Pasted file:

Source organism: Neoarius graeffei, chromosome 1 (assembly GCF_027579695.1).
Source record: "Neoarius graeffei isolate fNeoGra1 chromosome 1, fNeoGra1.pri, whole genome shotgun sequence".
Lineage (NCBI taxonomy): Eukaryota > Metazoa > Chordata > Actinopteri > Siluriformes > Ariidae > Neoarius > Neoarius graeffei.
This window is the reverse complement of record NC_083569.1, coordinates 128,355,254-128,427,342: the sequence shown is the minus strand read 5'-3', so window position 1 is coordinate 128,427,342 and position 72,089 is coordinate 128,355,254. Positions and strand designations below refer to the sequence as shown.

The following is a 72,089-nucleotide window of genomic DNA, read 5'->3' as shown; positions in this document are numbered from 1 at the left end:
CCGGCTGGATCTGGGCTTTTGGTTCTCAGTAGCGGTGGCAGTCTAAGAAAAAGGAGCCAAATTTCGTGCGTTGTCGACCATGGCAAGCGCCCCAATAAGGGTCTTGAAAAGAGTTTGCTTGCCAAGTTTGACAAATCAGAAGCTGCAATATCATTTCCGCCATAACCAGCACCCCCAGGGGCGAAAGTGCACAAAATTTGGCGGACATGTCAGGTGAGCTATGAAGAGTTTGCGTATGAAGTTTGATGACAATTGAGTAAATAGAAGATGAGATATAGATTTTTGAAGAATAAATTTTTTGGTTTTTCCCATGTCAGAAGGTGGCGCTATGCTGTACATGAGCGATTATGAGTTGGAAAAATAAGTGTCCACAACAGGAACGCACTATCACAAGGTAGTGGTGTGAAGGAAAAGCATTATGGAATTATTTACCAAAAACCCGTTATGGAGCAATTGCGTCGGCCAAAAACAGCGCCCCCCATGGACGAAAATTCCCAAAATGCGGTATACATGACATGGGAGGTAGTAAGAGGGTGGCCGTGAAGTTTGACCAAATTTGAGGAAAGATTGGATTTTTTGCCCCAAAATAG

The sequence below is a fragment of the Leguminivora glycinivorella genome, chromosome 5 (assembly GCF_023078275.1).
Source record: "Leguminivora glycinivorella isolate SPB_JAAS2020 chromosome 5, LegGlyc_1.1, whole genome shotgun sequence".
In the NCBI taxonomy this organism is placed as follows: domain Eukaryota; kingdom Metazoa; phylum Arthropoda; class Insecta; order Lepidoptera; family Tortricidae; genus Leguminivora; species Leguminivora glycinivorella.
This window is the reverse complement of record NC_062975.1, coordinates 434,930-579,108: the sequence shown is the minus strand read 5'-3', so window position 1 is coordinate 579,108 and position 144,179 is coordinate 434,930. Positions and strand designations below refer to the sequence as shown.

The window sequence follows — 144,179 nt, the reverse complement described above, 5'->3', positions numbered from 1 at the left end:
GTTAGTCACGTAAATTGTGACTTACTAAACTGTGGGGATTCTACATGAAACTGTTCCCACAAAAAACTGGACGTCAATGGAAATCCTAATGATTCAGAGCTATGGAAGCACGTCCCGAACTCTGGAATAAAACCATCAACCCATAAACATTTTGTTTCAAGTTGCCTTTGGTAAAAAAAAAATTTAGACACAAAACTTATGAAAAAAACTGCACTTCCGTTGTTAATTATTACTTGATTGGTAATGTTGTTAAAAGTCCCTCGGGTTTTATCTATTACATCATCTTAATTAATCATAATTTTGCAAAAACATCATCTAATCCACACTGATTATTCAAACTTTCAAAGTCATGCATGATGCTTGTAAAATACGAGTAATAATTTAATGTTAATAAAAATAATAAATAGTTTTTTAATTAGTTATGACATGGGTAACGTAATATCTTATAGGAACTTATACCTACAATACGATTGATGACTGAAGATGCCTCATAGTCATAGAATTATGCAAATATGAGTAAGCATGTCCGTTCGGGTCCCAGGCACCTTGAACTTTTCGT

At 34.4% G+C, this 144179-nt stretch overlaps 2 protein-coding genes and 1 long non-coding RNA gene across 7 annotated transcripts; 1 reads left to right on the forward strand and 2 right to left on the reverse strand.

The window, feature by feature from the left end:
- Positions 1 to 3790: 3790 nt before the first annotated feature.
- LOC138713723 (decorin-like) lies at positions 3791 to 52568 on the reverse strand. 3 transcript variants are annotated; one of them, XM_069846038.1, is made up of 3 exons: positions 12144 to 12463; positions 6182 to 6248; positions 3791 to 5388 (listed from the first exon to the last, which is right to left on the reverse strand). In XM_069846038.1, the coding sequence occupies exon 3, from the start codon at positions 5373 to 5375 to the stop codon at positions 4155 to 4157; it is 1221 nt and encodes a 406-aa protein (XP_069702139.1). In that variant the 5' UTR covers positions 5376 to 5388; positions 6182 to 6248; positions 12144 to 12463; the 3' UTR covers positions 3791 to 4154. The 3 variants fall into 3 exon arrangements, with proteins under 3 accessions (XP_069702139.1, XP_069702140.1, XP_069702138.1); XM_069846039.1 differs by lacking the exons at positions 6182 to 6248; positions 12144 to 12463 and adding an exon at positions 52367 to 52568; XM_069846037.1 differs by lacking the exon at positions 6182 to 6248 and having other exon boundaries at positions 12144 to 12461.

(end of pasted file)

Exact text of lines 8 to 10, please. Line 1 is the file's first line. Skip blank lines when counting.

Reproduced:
Source record: "Leguminivora glycinivorella isolate SPB_JAAS2020 chromosome 5, LegGlyc_1.1, whole genome shotgun sequence".
In the NCBI taxonomy this organism is placed as follows: domain Eukaryota; kingdom Metazoa; phylum Arthropoda; class Insecta; order Lepidoptera; family Tortricidae; genus Leguminivora; species Leguminivora glycinivorella.
This window is the reverse complement of record NC_062975.1, coordinates 434,930-579,108: the sequence shown is the minus strand read 5'-3', so window position 1 is coordinate 579,108 and position 144,179 is coordinate 434,930. Positions and strand designations below refer to the sequence as shown.